30. Cordillera Peoples’ Alliance (Philippines)
31. Cordillera Women’s Education Action Research Center (Philippines)
32. Danggayan Dagiti Mannalon ti Cagayan Valley/KMP Cagayan Valley (Philippines)
33. Eastern Africa Smallholder Farmers’ Association (Regional – Africa)
34. Ecological Christian Organization (Uganda)
35. Ecological Society of the Philippines (Philippines)
36. Economics Association of Malawi (Malawi)
37. Ecumenical Association of Third World Theologians (Brazil)
38. Ecumenical Bishops Forum (Philippines)
39. Ecumenical Institute for Labor Education and Research (Philippines)
40. Fahamu Africa (Regional – Africa)
41. First Nations Enforcement Agency, Arizona and Hawaii (US)
42. FEMNET African Women’s Development and Communication Network (Regional – Africa)
43. Forum of Collective Forms of Cooperation (India)
44. Gram Bharati Samiti (India)
45. Global Agenda for Total Emancipation (Nigeria)
46. Hawai’i Institute for Human Rights (Hawai’i)
47. Health Alliance for Democracy (Philippines)
48. IBON Foundation (Philippines)
49. INA (Māori, Indigenous & South Pacific) HIV/AIDS Foundation (Āotearoa/New Zealand)
50. Indian Social Action Forum (India)
51. Indigenous Peoples’ Movement for Self-Determination and Liberation (Global)
52. Indigenous Women’s Network of Thailand (Thailand)
53. Inspirator Muda Nusantara (Indonesia)
54. Institute for Social and Economic Studies (Brazil)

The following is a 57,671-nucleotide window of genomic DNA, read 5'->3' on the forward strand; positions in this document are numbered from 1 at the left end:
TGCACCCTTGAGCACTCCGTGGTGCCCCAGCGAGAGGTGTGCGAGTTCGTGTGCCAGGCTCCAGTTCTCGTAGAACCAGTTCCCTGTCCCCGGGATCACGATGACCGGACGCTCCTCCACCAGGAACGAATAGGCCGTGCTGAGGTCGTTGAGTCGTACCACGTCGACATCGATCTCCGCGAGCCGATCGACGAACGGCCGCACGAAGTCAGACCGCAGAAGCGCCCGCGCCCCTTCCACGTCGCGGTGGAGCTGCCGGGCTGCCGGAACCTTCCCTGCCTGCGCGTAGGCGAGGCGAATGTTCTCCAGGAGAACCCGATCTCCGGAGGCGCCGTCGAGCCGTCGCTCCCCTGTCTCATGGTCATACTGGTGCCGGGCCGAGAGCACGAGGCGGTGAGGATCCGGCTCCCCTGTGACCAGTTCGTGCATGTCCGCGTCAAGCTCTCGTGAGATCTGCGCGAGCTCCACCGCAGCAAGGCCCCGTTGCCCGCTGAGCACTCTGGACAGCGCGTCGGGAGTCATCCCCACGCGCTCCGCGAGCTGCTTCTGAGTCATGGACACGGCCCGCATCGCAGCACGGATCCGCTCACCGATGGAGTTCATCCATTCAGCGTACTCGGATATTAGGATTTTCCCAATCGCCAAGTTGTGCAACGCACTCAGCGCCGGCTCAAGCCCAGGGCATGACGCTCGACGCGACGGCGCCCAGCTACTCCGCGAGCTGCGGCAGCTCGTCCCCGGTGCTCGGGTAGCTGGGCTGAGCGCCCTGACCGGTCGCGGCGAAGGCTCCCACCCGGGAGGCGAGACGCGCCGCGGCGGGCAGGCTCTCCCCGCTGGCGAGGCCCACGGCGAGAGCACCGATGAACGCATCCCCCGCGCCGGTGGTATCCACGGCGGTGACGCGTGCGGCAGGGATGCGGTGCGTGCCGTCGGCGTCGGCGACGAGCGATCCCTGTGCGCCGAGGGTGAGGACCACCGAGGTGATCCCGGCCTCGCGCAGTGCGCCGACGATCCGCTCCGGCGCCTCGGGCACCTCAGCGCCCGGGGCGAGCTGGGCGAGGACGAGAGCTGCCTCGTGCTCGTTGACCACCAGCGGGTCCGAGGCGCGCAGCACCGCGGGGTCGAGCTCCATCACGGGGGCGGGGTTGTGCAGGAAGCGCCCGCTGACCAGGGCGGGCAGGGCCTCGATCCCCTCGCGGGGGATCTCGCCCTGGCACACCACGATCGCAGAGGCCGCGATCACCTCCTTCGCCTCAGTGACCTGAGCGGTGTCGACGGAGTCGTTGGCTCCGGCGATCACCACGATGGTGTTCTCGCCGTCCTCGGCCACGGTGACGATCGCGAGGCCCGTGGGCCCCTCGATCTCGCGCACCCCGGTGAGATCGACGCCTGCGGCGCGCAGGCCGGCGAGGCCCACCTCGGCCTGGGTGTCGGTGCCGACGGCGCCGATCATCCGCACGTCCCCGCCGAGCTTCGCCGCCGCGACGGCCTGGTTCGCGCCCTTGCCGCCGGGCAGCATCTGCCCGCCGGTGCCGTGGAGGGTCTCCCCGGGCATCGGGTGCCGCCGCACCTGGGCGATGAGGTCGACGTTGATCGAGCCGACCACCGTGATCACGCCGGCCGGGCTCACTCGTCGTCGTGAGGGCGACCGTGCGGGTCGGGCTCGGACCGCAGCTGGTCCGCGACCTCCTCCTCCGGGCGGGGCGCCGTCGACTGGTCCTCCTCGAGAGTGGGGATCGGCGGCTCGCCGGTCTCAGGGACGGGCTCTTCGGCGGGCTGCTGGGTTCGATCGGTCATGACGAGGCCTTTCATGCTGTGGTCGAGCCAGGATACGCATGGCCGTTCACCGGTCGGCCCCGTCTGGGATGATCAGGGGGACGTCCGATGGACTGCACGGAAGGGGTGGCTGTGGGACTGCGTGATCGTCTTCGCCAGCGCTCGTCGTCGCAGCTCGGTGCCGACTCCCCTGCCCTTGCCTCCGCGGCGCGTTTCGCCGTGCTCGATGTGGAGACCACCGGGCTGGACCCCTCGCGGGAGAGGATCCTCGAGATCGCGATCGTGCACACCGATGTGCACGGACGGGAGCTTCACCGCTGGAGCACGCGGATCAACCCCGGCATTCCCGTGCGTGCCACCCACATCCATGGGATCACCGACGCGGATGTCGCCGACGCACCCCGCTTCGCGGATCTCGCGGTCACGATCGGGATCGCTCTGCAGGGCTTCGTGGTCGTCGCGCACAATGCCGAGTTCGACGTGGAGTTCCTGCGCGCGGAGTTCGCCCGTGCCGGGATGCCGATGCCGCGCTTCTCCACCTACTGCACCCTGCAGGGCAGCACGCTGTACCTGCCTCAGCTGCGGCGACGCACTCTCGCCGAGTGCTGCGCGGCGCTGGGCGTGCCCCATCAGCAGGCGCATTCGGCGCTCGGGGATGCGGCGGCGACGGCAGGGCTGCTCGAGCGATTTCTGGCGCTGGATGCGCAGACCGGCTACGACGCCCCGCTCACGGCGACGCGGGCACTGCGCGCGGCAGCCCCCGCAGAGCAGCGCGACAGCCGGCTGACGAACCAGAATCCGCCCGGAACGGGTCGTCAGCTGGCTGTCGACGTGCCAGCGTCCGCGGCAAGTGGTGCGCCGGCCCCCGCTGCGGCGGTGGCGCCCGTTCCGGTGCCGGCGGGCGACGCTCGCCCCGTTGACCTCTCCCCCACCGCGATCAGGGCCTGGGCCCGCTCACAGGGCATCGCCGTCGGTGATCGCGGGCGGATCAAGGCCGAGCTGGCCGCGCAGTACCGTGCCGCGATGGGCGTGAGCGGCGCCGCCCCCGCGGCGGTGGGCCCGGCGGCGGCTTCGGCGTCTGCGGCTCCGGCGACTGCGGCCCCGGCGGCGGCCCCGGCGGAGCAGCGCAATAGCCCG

55. Instituto Giramundo Mutuando (Brazil)
56. Integrated Rural Development of Weaker Sections in India (India)
57. International Indigenous HIV & AIDS Community (Global)
58. International Indigenous Working Group on HIV & AIDS (Global)
59. International Migrants’ Alliance (Global)
60. International Migrants’ Alliance Research Foundation (Bangladesh)
61. International Movement for a Just World (Malaysia)
62. Irrigation Training and Economic Empowerment Organization (Tanzania)
63. Joint Advocacy Initiative (Palestine)
64. Kairos Palestina Brazil (Brazil)
65. Kalikasan Peoples’ Network for the Environment (Philippines)
66. Kenya Small Scale Farmers Forum (Kenya)
67. Kenya Land Alliance (Kenya)
68. Kilusang Magbubukid ng Pilipinas (Philippines)
69. Labour, Health and Human Rights Development Centre (Nigeria)
70. Light House Bogra (Bangladesh)
71. Movement for Land and Agricultural Reform (Sri Lanka)
72. Movement for the Survival of the Ogoni People (Nigeria)
73. National Alliance of Women Human Rights Defenders (Nepal)
74. National Council of Churches in India (India)
75. National Council of Churches in the Philippines (Philippines)
76. Oikotree (Global)
77. Ogoni Solidarity Forum (Nigeria)
78. Orissa Development Action Forum (India)
79. Pacific Network on Globalisation (Fiji Islands)
80. Pagkakaisa para sa Tunay na Repormang Agraryo (Philippines)
81. Pakistan Development Alliance (Pakistan)
82. Pakistan Kisan Mazdoor Tahreek (Pakistan)
83. People Over Profit (Global)
84. People’s Coalition on Food Sovereignty (Global)
85. Philippines-Palestine Friendship Association (Philippines)
86. Polaris Institute (Canada)
87. Progressive Plantation Workers Union (India)
88. Ritongo Afrika (Regional – Africa)
89. Sibol ng Agham at Teknolohiya (Philippines)
90. Silingan Dapit sa Sidlakang Mindanao (Philippines)
91. Socialist Party (India)
92. Socio-Economic-Educational Development Service (India)
93. Solidarite des Femmes Pour Le Bien être Social et le Progrès /ONG-Droits des Femmes au Burundi (Burundi)
94. Stand Up For Your Rights (Netherlands)